Real estate can be a stumbling block for many divorcing Atlanta couples. For some, a house may represent a joint creative effort, the culmination of years of planning and saving. With so much work invested in a home, such individuals may be reluctant to part with it.
A family home is also witness to many powerful memories. Parents, in particular, may strongly associate certain rooms with events in their children's lives, as they grew up. These emotional connections to a home can make discussing the division of real estate very difficult.
Yet the economic reality is that dual income couples may no longer be able to afford the expense of a home on a single salary. Mortgage payments, utility bills, and property taxes may exceed a single individual's budget. Options offered in a thriving economy may also be unavailable. For example, refinancing often depends upon homeowners having sufficient equity in a house, compared to its fair market value. Yet in a sluggish residential real estate market, fewer real estate owners may qualify under their lender's loan-to-value ratio.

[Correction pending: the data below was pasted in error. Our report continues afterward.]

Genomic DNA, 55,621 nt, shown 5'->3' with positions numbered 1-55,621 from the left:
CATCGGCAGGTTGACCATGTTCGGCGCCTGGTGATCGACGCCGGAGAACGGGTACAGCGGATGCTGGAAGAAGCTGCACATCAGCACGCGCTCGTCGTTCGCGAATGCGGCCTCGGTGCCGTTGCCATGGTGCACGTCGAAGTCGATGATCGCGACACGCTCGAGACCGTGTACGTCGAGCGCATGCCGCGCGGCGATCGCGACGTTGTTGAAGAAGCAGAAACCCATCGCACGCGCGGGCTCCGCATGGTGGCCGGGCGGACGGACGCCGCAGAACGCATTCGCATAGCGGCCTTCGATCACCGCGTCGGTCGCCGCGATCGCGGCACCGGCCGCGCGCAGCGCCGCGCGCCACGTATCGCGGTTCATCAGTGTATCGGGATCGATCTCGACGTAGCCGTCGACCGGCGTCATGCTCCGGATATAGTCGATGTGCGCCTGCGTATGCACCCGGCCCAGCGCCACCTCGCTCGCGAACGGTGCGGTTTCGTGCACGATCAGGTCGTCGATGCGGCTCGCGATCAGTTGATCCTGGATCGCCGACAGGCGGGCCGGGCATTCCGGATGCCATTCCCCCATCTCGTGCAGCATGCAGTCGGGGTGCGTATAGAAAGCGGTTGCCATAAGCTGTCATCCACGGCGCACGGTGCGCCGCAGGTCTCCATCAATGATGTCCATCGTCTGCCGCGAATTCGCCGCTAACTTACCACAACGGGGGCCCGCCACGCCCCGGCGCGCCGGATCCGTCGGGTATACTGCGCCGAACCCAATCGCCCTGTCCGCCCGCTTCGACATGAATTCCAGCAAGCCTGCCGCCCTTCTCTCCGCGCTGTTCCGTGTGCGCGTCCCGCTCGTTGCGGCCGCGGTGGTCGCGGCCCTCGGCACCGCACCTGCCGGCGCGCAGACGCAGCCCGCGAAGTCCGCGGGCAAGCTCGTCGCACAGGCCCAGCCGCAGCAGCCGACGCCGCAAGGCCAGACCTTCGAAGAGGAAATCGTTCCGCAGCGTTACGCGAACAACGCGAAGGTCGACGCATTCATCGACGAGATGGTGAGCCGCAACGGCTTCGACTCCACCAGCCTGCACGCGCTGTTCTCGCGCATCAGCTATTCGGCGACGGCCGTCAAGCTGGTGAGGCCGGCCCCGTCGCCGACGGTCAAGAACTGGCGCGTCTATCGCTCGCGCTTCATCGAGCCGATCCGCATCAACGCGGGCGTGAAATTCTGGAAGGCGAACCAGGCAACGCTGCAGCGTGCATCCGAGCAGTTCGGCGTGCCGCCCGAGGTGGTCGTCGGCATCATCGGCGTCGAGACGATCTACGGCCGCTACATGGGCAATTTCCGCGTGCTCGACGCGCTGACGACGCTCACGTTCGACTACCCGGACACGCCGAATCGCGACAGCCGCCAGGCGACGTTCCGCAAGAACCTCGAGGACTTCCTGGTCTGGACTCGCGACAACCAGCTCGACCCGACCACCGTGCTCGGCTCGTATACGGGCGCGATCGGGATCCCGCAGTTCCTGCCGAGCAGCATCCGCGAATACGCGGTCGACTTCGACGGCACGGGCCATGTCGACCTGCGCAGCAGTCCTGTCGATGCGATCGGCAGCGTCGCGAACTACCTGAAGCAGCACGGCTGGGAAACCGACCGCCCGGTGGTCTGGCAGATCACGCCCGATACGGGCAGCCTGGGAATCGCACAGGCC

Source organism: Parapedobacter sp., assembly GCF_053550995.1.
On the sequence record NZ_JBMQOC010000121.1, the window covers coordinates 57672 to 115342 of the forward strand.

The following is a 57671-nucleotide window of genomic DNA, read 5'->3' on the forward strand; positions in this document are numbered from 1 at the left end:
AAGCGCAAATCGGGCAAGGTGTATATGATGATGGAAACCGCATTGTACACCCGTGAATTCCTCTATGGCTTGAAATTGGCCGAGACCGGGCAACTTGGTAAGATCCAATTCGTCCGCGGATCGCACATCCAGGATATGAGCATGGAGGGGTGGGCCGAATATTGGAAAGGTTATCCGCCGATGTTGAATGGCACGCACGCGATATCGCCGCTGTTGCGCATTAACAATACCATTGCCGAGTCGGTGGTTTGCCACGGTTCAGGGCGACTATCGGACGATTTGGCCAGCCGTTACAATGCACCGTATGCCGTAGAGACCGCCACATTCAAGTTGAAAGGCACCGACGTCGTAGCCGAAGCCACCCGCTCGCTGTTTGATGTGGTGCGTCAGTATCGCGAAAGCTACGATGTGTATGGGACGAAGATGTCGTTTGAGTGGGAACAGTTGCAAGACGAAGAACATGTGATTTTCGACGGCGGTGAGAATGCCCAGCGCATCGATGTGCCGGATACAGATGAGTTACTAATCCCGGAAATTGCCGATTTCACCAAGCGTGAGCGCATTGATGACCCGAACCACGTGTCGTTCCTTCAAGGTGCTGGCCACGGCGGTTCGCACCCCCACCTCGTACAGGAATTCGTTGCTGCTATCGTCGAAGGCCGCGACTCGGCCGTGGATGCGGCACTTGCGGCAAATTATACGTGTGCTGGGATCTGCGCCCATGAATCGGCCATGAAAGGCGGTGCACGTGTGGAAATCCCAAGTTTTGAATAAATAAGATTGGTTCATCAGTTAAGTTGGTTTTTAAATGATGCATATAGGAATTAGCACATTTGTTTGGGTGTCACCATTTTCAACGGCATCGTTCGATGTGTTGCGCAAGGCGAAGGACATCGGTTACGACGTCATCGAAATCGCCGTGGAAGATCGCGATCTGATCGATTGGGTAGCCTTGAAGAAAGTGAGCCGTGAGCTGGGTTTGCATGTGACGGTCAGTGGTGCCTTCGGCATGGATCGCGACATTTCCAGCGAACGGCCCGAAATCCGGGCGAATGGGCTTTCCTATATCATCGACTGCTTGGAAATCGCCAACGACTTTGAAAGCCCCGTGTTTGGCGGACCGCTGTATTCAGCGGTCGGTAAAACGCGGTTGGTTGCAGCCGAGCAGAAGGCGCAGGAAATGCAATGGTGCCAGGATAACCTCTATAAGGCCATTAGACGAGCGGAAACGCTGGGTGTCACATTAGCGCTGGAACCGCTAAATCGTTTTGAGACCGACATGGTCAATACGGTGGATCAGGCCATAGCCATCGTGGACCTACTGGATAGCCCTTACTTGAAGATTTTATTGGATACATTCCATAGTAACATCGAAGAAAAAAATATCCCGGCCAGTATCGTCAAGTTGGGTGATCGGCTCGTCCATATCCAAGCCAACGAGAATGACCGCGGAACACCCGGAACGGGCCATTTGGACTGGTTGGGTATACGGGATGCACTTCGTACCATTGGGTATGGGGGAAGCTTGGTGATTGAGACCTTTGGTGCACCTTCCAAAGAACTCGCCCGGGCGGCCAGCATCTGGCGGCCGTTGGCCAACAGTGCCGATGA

Divorcing couples caught in this dilemma might benefit from the counsel of a divorce attorney. An attorney may have additional insights -- and cautionary advice -- to share. For example, if a divorcing couple's finances require them to sell their home, it may be best not to advertise that fact to prospective buyers. Another option might be for couples to rent out their home, or part of it, until the market improves. In a worst case scenario, couples might even agree to sell their home at a loss, and to share that loss, in order to be free of any future financial burden.
Source: New York Times, "After the Breakup, They Help Sell the House," Elizabeth A. Harris, April 1, 2013